Chris has an interesting discussion going on at his blog, something that grew from a comment about how wonderful it is when you open a book with few - if any - expectations, and then it turns into one of your favorite books of all time. It is extraordinary moments like those that keep me reading and trying all kinds of different books.
This novel is the perfect example. I have no recollection of putting it on hold from my library, but one day I came into work, and there it was, sitting in my mailbox. I was astonished to see it was a children's book - not even young adult - because it is about three inches thick, no exaggeration. It sat on my book pile for a couple of weeks, until finally I felt ready to dedicate a huge chunk of time to this book about which I knew nothing.
Well. I opened it and read the brief introduction. Then, to my astonishment, I was treated to a series of beautiful black-and-white illustrations, like very detailed frames in a comic strip. The images slowly zoom in from outer space, over the city of Paris in the 1930s, to the train station, and into the station, where we find a boy. The boy moves down a hallway and into an ally, checks around furtively, then slips through a grate into a series of passageways. Eventually we find him staring through a number in the face of an enormous clock. He is looking at an old man working at a toy booth.
I flipped through these illustrations, entranced, and then I came to a section of text, which picked up where the picture story had left off. The entire novel is written in this way: a short section of text, followed by intriguing illustrations that continue the story, and then some more text. We find that the boy is Hugo, an orphan who's been living with his uncle, who is in charge of maintaining the train station clocks. His uncle has disappeared, but Hugo is good with clocks and has kept them running ever since. He has nowhere to go - the tiny room in the hidden passageways of the station is his refuge, and he lives in fear of the station master discovering what has happened and kicking him out.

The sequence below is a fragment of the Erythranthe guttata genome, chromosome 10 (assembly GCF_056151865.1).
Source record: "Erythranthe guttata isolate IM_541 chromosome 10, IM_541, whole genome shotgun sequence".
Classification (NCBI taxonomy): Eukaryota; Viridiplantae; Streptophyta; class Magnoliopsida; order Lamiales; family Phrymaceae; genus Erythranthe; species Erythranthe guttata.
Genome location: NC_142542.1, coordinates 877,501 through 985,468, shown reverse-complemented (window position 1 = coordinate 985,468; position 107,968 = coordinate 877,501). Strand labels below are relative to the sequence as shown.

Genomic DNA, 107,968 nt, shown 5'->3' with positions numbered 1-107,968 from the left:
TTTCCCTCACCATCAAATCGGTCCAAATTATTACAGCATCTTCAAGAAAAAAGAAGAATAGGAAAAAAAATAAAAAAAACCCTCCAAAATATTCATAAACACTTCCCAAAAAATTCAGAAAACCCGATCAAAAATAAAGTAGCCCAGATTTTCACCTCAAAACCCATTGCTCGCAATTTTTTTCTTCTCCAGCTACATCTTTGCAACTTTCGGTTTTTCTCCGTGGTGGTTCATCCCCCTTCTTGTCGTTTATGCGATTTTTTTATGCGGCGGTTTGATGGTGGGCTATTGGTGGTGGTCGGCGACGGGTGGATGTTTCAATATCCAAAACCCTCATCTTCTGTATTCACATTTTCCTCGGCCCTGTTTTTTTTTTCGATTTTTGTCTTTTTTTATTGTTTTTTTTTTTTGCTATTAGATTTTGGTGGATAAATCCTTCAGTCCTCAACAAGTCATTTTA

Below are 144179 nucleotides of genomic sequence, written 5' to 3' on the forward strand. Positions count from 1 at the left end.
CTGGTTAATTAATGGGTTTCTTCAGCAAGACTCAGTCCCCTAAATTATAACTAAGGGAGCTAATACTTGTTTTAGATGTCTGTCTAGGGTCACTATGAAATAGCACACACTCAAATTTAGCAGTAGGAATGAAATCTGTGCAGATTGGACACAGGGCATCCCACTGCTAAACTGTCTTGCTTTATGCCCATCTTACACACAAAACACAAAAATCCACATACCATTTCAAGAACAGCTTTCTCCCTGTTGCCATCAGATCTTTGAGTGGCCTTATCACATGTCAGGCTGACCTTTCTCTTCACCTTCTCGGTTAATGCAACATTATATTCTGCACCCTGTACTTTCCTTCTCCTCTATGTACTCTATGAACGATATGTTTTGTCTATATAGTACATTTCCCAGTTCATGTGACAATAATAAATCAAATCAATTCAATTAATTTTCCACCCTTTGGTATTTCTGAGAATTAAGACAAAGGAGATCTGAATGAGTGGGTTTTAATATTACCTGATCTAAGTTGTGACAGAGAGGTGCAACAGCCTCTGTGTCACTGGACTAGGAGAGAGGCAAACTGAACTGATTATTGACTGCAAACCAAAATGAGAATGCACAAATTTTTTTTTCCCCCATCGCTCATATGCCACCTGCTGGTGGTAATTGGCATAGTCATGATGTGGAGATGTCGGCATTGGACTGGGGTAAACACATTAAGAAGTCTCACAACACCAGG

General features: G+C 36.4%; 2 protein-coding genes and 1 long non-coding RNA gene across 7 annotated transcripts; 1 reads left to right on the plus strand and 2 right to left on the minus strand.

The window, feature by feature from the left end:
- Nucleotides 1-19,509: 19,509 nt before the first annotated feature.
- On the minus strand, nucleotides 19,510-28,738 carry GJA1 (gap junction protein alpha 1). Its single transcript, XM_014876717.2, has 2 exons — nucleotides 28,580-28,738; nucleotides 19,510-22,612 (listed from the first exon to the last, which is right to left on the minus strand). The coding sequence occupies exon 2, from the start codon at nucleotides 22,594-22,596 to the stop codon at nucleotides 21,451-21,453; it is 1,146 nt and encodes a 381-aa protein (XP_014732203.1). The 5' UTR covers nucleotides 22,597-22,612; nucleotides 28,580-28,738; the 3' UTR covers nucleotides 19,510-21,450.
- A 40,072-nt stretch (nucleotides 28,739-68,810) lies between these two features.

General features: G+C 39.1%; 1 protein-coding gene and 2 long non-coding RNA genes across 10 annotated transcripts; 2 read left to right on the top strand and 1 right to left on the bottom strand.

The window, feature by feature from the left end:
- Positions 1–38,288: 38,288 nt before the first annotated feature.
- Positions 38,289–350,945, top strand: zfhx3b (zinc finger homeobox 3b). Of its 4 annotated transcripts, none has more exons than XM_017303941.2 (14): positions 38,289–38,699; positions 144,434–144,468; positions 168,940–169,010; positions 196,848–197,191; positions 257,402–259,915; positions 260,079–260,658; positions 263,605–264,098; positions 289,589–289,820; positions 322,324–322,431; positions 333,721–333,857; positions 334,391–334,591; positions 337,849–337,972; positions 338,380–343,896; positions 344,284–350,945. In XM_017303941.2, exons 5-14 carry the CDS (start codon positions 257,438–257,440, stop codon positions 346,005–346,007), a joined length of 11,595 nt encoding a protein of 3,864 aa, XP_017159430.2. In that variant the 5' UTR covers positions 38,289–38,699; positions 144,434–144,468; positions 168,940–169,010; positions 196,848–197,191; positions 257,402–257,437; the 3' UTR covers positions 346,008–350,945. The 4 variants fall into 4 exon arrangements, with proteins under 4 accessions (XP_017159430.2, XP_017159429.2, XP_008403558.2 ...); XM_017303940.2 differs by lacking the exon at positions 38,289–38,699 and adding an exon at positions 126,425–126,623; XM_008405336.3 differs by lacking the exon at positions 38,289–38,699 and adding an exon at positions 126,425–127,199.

That is just one of Hugo's many secrets. He has a special notebook, filled with drawings of gears and moving parts, mechanical things, and he has been stealing toys from the toymaker, but to what purpose? When the toymaker catches him and takes Hugo's precious notebook, the young girl who also works at the toy booth tells Hugo she will help him get it back. The book is extremely important to Hugo, but it is also is full of secrets, and he has learned not to trust anyone. How can he accept her help?
The story moves through twists and turns, revealing surprises and connections involving Hugo's father, silent movies, magic tricks, and a mysterious clockwork automaton. Characters, plot, dialog and illustrations combine to transport the reader to the Paris of long ago, and it is indeed a rude awakening to return to the 21st century at the end of the book. In the acknowledgments the author discusses the factual basis for the book, with websites to visit for more information, and it is fascinating. I highly recommend this novel!
The Invention of Hugo Cabret by Brian Selznick (Scholastic Press, 2007)
Also reviewed at:
The Hidden Side of a Leaf